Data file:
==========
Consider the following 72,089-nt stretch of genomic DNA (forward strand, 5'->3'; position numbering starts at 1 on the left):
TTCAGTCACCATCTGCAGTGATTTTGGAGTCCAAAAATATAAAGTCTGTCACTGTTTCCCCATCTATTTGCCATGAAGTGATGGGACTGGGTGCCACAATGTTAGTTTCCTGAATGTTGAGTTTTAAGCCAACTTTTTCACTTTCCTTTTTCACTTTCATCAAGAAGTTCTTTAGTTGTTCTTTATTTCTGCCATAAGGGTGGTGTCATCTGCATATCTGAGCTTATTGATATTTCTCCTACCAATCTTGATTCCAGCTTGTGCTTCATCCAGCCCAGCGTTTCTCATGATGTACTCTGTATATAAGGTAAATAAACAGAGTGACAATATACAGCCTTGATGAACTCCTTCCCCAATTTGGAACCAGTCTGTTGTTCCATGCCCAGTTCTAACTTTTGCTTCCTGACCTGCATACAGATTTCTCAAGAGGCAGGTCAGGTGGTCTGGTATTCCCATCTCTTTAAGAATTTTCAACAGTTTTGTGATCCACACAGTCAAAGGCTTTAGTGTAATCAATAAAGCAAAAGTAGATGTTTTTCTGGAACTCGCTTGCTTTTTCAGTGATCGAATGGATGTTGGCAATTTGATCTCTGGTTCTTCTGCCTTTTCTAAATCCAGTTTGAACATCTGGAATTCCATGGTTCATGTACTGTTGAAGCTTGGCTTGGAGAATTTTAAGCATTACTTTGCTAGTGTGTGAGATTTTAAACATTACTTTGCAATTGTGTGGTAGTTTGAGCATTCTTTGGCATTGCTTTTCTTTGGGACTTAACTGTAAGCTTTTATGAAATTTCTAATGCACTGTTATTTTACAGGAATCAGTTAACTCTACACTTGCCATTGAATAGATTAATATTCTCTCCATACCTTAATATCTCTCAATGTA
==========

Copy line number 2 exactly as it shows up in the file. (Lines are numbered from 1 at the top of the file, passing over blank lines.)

TTCAGTCACCATCTGCAGTGATTTTGGAGTCCAAAAATATAAAGTCTGTCACTGTTTCCCCATCTATTTGCCATGAAGTGATGGGACTGGGTGCCACAATGTTAGTTTCCTGAATGTTGAGTTTTAAGCCAACTTTTTCACTTTCCTTTTTCACTTTCATCAAGAAGTTCTTTAGTTGTTCTTTATTTCTGCCATAAGGGTGGTGTCATCTGCATATCTGAGCTTATTGATATTTCTCCTACCAATCTTGATTCCAGCTTGTGCTTCATCCAGCCCAGCGTTTCTCATGATGTACTCTGTATATAAGGTAAATAAACAGAGTGACAATATACAGCCTTGATGAACTCCTTCCCCAATTTGGAACCAGTCTGTTGTTCCATGCCCAGTTCTAACTTTTGCTTCCTGACCTGCATACAGATTTCTCAAGAGGCAGGTCAGGTGGTCTGGTATTCCCATCTCTTTAAGAATTTTCAACAGTTTTGTGATCCACACAGTCAAAGGCTTTAGTGTAATCAATAAAGCAAAAGTAGATGTTTTTCTGGAACTCGCTTGCTTTTTCAGTGATCGAATGGATGTTGGCAATTTGATCTCTGGTTCTTCTGCCTTTTCTAAATCCAGTTTGAACATCTGGAATTCCATGGTTCATGTACTGTTGAAGCTTGGCTTGGAGAATTTTAAGCATTACTTTGCTAGTGTGTGAGATTTTAAACATTACTTTGCAATTGTGTGGTAGTTTGAGCATTCTTTGGCATTGCTTTTCTTTGGGACTTAACTGTAAGCTTTTATGAAATTTCTAATGCACTGTTATTTTACAGGAATCAGTTAACTCTACACTTGCCATTGAATAGATTAATATTCTCTCCATACCTTAATATCTCTCAATGTA